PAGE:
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RSSWill Travel For Food With Jane Ammeson
Will Travel For Food with Jane Ammeson
Food correspondent-at-large Jane Ammeson will travel far and near to write about her latest foodie finds. From tastings to chef profiles, Jane will whet your appetite.
If Mario liked it, who was I to argue?
I was there for the custard puffs and such Italian cookies as Anise Biscotti, Almond Frollini, Chocolate Hazelnut Spumenti, Buccalati and chocolate dipped macaroons. But after loading up on those treats, I saw the sign quoting a story in USAToday where Mario Batali proclaimed "Corbo's Bakery has the best cassata [cake] I have tried in the USA."
It seems that Mario, the famed chef, restaurateur, cookbook author and Food Network star had visited the fourth generation bakery in Cleveland’s Little Italy on the sly buying a piece (or maybe more – who knows – Mario’s not exactly a skinny guy) and loving it.
Built in 1816, the three-story gristmill at Spring Mill Pioneer Village in Spring Mill State Park in Mitchell, Indiana continues to grind, the river flowing down the mill race making the wheel turn corn into meal for making breads. In this delightful collection of historic restored buildings from the early 1800s when the Hamer family founded the village in 1814. Once a popular stage coach stop, the village, founded in 1814, had a distillery, tavern, apothecary, mercantile store and at one time the corn, pork and whiskey they produced were shipped down river on flatboats from trees felled from the forest and cut at the village’s sawmill all the way to New Orleans. The historic gardens have been immaculately restored.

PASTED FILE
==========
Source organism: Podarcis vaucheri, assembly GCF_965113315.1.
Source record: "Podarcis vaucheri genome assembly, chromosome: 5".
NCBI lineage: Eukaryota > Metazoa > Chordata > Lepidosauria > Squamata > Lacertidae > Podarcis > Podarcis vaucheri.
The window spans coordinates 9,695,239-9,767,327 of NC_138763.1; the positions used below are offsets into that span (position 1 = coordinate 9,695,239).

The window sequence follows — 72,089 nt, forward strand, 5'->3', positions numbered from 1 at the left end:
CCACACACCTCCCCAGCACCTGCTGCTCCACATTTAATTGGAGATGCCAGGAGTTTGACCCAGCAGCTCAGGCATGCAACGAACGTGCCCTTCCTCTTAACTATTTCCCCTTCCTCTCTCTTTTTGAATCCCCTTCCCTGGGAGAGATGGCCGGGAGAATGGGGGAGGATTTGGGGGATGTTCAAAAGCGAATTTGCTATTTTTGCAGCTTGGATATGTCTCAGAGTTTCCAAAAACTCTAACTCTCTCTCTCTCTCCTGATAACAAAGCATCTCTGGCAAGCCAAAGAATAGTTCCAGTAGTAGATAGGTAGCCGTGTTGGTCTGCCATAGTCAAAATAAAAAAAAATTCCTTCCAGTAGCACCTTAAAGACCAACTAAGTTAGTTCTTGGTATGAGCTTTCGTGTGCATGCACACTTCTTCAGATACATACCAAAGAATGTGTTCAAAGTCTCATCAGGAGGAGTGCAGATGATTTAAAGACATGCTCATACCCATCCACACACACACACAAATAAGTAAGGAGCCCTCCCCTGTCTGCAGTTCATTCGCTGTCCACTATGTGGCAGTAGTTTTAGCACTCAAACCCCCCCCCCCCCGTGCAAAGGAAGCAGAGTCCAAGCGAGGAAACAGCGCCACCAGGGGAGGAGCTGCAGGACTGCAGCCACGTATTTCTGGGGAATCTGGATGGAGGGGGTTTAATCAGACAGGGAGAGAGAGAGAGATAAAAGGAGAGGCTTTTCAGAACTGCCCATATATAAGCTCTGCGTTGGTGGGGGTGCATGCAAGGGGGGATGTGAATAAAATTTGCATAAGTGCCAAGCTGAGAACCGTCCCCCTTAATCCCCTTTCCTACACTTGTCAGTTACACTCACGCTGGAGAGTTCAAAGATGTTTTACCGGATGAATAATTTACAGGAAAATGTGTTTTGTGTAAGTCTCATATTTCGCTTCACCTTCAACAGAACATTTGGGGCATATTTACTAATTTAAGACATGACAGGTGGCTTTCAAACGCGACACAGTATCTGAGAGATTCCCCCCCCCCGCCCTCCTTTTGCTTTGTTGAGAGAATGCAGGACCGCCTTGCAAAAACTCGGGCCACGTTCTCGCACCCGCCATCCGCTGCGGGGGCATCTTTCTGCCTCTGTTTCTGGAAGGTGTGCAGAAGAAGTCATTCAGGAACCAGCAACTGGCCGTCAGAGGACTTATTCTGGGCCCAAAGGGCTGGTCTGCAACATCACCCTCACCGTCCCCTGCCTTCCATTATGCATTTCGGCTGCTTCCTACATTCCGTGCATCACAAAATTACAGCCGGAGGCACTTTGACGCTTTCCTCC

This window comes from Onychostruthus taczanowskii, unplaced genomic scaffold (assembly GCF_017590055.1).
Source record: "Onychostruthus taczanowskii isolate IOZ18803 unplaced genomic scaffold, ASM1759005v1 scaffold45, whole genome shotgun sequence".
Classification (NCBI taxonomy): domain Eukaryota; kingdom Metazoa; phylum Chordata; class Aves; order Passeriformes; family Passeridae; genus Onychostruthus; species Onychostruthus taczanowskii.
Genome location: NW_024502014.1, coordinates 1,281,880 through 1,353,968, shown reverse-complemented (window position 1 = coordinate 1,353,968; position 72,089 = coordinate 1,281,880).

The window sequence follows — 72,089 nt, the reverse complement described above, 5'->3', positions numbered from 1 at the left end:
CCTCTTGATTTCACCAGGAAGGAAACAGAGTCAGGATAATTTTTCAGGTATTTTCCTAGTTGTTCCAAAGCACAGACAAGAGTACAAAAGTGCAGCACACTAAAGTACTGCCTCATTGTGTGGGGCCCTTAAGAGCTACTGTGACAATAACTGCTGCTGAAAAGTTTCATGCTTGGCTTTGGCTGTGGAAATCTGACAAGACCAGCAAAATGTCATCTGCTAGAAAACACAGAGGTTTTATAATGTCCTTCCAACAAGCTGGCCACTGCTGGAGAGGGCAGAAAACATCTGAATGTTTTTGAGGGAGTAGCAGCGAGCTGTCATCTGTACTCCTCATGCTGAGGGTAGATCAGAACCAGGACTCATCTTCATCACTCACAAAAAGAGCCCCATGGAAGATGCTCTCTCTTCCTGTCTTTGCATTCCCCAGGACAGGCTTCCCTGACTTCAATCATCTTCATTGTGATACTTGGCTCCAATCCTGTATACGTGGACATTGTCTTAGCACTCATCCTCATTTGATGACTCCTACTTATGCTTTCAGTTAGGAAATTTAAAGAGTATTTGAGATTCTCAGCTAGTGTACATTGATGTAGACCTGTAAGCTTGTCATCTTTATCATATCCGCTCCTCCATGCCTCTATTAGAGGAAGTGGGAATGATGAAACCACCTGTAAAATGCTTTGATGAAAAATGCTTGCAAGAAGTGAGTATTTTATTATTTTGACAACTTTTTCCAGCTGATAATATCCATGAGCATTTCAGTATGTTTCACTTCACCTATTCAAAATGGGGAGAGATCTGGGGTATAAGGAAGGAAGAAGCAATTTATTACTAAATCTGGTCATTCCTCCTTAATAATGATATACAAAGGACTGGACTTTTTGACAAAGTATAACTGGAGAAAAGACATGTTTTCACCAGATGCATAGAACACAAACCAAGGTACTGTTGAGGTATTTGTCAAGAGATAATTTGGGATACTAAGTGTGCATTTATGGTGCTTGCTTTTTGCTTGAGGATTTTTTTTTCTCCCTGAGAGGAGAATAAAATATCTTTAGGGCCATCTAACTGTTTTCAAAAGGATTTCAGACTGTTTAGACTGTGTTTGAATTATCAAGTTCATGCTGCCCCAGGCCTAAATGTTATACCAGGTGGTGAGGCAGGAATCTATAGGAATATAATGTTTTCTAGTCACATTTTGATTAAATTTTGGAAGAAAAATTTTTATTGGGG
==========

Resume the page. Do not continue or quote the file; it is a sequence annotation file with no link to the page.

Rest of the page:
One of the log cabins – a rather fancy affair with a middle area open for wagons to pull in -- belonged to a true pioneer, Sally Cummins White, known in later years as Granny White. She was the type of woman who took in orphans and fed the poor. She lived to a great age even for now but was ancient back then, dying at 94. And what she survived during those 94 years is amazing. American born, she moved to Canada and then made her way back here at age 35. On the journey to Indiana, her husband died leaving her with six small children. Granny White continued on, burying him along the way and making her way to the middle of Indiana where she met and married David White. According to the commemorative sign in the two story log house that her husband built in 1824, they rode to Canada on horseback for their honeymoon.